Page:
Print 39 comment(s) - last by wallijonn.. on Dec 4 at 10:34 AM

Social networking giant Facebook deals with frustrated users who feel it violated their privacy

Many of Facebook's traditionally carefree users are not so happy these days.  The reason for much of their anger was due to Facebook's launch of new tracking software early last month, which loaded users up with an adware platform dubbed Beacon. 

The program tracked information on customer purchases outside of the site and at participating online retailers -- even if the user was logged off of his or her Facebook account.  The software was used to direct ads to the user when he or she was logged into Facebook, which while a bit invasive for some people's taste, seemed innocuous enough. 

Then came the reports that the Beacon platform was doing a bit more than it should have.  The software would post stories about user purchases in the users' news feeds.  Hopefully those CDs and movies you bought weren't a birthday gift (or hopefully your friend doesn't use Facebook) as it might have just been posted for all to see!  This was a typical sort of frustration that faced users, who felt betrayed by Facebook that the company was exposing their private information and purchase in an intrusive manner.

The move even began to generate political pressure, as many people wrote to their political leaders that Facebook was violating their consumer rights.

Facing mounting pressure, Facebook has now backed down halfway.  Now it is changing the service so that news feed still appear, but require a user to click "OK" before they will be posted to feed that the public can see.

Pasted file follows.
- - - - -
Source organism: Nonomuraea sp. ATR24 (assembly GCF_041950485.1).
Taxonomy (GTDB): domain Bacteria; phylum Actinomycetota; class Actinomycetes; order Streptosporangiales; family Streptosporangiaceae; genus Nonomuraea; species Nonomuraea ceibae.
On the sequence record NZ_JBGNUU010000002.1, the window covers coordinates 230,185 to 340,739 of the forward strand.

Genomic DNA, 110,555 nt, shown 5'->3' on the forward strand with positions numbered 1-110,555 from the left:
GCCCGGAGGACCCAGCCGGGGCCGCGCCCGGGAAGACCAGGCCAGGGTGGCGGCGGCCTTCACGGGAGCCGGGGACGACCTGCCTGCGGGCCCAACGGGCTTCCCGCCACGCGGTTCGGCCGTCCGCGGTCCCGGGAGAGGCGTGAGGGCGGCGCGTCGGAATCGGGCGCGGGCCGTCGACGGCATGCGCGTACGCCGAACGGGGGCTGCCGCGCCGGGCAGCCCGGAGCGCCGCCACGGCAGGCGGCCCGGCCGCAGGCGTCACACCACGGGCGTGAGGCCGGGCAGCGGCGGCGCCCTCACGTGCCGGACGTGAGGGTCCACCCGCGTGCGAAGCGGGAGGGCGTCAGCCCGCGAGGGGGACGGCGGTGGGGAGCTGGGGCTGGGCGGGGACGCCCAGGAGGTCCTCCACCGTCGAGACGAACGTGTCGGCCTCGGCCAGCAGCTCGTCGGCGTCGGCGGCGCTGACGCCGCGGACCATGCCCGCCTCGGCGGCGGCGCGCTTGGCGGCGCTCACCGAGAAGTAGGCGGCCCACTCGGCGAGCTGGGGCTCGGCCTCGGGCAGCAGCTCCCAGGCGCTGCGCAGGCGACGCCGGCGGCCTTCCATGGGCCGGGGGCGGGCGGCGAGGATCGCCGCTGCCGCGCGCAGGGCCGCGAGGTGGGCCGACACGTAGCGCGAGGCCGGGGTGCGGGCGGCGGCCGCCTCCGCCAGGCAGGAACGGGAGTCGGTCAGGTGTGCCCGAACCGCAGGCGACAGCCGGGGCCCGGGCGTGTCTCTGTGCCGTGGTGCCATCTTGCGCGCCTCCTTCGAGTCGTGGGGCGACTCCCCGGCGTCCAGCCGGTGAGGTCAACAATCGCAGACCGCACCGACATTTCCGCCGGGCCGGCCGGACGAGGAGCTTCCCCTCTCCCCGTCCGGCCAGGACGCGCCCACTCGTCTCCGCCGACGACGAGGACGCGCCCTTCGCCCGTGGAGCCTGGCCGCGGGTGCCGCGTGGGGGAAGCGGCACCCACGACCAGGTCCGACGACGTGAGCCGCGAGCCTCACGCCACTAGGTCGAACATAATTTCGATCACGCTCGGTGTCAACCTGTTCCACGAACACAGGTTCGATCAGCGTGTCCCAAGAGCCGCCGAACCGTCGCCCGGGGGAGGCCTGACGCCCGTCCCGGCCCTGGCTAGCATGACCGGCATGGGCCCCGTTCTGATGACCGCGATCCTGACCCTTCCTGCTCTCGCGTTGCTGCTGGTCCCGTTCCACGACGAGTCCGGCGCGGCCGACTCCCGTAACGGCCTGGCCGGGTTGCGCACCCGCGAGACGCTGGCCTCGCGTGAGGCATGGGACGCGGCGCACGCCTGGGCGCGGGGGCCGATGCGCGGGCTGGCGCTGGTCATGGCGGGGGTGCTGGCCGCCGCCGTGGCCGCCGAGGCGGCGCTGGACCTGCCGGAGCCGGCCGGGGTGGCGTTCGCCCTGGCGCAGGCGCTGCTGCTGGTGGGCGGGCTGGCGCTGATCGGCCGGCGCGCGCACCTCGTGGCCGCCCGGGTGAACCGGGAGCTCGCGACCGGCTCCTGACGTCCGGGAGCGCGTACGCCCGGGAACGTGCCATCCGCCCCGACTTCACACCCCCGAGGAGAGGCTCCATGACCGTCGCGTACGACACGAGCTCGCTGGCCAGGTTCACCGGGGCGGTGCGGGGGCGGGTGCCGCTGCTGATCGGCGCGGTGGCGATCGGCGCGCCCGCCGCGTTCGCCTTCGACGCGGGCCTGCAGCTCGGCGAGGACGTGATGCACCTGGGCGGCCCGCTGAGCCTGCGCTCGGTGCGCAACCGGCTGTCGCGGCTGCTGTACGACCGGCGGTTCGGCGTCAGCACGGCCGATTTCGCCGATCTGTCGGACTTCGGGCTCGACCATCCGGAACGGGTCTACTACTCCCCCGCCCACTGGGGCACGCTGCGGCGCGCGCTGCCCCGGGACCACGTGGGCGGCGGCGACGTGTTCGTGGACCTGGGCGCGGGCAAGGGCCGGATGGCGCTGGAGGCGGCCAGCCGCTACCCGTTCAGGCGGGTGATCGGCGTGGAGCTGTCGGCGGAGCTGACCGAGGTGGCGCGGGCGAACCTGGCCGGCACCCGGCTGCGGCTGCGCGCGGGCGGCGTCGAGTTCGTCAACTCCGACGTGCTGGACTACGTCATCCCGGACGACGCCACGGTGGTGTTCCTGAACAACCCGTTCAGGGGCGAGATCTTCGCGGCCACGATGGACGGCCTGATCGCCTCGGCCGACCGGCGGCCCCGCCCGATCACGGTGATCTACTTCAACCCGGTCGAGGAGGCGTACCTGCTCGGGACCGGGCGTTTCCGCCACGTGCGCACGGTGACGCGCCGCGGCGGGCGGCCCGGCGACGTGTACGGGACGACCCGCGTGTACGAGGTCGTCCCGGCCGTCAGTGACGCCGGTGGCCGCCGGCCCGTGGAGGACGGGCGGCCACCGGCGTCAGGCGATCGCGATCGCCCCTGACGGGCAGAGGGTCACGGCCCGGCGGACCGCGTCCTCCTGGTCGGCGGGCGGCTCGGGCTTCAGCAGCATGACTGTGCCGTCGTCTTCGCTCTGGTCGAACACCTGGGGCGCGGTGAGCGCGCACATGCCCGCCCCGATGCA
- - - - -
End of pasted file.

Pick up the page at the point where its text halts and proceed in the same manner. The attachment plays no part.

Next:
Facebook reaffirmed its support of the Beacon platform as a whole, though, saying it felt that the software was respectful of user privacy.

Facebook is developing a bit of a big brother image with moves like this and a major recent investment from Microsoft.  Whether this effects its wild growth has yet to be seen.  Facebook also has faced negative press lately when it was subpoenaed by the New York state Attorney General over solicitation of minors on the site.

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RE: Social networks blow...
By FITCamaro on 12/3/2007 12:25:13 PM , Rating: 4
Not really. Millions of people still watch Survivor and American Idol. So the fact that Facebook and MySpace have prospered as much as they have really doesn't surprise me. I've lost a lot of faith in the ability of the human race to survive in the past few years.

RE: Social networks blow...
By Proteusza on 12/3/2007 12:42:59 PM , Rating: 2
At least we know the cockroaches will be alive.

RE: Social networks blow...
By TomZ on 12/3/2007 1:06:41 PM , Rating: 2
Not really. Millions of people still watch Survivor and American Idol.

There seems to be a large market for "dumb entertainment," and I think it has always been that way. Maybe it makes people feel better about themselves when the see someone else being an @aa on TV. Not sure.

RE: Social networks blow...
By sweetsauce on 12/3/2007 1:35:51 PM , Rating: 2
Entertainment that allows you to watch in a vegetative state will always be popular. Throw in the fact that you can make fun of the people you are watching and its entertainment gold.

RE: Social networks blow...
By bodar on 12/3/2007 2:22:47 PM , Rating: 1
Not to mention the matchmaking reality show "A Shot at Love" starring MySpace whore Tila Tequila. It's like an unholy union.

"Nowadays, security guys break the Mac every single day. Every single day, they come out with a total exploit, your machine can be taken over totally. I dare anybody to do that once a month on the Windows machine." -- Bill Gates
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